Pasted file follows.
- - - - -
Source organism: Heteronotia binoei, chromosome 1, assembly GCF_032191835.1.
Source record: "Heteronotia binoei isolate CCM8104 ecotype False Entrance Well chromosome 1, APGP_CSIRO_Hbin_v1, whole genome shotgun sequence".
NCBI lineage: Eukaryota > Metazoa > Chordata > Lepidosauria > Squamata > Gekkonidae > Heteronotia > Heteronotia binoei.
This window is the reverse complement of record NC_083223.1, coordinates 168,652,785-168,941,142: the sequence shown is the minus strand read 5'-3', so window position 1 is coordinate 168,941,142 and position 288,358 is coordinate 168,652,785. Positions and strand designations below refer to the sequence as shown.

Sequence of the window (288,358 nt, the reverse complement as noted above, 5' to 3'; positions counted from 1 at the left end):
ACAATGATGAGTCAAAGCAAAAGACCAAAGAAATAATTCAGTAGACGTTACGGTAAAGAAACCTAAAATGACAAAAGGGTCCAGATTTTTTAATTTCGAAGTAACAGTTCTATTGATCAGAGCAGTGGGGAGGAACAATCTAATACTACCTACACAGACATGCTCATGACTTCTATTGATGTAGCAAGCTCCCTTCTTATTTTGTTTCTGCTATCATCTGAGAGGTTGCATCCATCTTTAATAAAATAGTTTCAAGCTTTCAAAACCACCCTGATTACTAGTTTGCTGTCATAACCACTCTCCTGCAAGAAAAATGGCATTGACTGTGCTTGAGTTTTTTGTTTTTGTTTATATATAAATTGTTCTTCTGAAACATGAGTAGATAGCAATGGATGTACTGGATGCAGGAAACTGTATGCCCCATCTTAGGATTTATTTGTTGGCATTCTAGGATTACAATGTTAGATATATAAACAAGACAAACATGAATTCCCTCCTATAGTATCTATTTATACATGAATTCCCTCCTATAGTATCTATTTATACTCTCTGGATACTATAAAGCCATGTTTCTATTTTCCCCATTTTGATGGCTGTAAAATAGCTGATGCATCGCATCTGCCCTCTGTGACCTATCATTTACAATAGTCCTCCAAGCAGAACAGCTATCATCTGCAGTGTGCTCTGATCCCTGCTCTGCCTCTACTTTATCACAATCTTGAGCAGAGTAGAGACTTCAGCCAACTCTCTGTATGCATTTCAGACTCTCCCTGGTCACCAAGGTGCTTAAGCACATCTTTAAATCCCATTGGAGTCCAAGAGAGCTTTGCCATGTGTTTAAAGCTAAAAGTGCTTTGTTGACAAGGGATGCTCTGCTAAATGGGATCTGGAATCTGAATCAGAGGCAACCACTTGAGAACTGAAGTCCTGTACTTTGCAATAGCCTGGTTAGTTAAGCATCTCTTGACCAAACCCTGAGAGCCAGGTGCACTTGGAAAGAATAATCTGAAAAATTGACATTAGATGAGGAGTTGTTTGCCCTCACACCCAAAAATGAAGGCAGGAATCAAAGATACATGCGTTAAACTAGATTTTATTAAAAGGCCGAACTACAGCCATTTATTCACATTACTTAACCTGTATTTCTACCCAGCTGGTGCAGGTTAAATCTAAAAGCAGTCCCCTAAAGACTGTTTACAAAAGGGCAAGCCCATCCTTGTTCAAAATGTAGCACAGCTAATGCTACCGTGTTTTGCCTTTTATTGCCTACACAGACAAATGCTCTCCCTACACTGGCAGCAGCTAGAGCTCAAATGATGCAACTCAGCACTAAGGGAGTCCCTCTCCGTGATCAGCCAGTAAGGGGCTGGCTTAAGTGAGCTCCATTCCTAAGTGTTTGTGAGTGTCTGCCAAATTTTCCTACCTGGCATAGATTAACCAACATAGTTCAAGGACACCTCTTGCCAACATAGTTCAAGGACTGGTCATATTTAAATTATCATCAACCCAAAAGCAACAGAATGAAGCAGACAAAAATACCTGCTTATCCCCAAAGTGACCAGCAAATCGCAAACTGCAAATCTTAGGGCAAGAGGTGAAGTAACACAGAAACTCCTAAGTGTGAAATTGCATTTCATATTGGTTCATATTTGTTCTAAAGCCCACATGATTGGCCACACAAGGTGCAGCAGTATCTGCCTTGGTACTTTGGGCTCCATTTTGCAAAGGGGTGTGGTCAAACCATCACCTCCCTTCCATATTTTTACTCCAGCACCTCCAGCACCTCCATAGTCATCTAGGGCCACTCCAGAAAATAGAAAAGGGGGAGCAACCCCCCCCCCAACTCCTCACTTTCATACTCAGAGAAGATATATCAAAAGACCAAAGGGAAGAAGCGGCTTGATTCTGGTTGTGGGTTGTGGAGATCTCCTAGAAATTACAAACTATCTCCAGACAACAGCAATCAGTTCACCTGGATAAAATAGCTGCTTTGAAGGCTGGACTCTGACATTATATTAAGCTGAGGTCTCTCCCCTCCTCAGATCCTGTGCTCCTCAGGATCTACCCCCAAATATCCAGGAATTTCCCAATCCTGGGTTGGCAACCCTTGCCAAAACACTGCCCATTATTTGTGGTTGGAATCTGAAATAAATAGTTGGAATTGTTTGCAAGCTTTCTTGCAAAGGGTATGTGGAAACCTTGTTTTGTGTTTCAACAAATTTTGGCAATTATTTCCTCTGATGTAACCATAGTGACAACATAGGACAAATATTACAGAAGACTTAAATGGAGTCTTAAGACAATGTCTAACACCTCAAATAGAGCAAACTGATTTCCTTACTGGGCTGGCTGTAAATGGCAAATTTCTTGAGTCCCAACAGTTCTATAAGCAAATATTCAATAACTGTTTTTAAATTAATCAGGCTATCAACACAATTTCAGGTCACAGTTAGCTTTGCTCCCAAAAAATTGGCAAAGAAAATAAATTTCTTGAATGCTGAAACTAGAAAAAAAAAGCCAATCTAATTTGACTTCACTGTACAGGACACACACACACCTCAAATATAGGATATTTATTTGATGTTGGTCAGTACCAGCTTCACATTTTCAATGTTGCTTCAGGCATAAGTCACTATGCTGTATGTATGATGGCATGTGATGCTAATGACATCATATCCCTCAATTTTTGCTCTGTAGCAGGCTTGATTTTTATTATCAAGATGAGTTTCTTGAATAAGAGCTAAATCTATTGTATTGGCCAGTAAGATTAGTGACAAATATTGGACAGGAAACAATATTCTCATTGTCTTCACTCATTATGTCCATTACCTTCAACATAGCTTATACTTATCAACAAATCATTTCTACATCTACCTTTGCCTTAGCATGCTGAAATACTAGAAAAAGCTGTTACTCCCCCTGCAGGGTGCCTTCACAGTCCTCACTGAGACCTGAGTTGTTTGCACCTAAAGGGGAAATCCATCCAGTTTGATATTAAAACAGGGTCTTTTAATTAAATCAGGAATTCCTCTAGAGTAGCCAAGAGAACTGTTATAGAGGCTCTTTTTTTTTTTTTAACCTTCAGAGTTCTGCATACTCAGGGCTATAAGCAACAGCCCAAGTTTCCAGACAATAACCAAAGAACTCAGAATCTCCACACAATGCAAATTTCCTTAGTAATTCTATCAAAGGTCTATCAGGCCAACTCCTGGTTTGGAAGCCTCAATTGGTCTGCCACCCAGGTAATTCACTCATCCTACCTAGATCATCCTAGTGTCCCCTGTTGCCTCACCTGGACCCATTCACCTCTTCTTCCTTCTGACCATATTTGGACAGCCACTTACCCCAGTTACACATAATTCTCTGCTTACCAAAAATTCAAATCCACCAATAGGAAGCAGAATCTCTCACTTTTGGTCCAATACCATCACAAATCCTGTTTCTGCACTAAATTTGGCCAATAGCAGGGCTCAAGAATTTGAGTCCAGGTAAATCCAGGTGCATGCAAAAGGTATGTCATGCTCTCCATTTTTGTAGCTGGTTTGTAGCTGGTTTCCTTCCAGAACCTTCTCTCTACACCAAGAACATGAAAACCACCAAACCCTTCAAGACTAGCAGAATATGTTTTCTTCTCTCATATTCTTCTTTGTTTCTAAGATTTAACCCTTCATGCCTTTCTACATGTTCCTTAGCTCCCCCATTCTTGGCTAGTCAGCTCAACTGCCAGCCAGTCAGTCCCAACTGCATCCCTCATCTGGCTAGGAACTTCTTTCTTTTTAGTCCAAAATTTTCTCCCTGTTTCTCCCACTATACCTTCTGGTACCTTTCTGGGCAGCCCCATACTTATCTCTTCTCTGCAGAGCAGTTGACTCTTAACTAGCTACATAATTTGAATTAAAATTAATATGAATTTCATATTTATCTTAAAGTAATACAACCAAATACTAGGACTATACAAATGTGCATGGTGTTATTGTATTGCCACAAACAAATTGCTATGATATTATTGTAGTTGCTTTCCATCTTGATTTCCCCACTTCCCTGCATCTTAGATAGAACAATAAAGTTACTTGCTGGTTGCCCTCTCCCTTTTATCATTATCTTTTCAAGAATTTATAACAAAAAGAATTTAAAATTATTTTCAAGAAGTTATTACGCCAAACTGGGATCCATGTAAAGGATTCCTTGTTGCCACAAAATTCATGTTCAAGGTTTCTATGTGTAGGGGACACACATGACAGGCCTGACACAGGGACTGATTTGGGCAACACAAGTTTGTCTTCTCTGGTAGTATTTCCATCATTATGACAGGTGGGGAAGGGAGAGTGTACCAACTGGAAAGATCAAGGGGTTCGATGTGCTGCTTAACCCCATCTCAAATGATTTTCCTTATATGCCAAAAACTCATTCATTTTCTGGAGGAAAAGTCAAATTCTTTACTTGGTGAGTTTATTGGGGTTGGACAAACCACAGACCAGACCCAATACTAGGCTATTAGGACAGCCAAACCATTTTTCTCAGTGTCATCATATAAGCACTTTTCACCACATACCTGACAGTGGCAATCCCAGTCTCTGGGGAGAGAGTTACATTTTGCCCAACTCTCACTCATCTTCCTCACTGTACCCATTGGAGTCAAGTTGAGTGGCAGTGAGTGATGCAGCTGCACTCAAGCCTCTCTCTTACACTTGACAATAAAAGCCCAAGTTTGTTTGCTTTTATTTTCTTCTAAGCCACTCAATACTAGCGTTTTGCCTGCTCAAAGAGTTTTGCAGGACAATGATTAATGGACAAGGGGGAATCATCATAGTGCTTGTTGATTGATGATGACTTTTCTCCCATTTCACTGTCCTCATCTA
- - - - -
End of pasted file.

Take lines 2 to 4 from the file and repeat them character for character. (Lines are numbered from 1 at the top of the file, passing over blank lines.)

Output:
Source record: "Heteronotia binoei isolate CCM8104 ecotype False Entrance Well chromosome 1, APGP_CSIRO_Hbin_v1, whole genome shotgun sequence".
NCBI lineage: Eukaryota > Metazoa > Chordata > Lepidosauria > Squamata > Gekkonidae > Heteronotia > Heteronotia binoei.
This window is the reverse complement of record NC_083223.1, coordinates 168,652,785-168,941,142: the sequence shown is the minus strand read 5'-3', so window position 1 is coordinate 168,941,142 and position 288,358 is coordinate 168,652,785. Positions and strand designations below refer to the sequence as shown.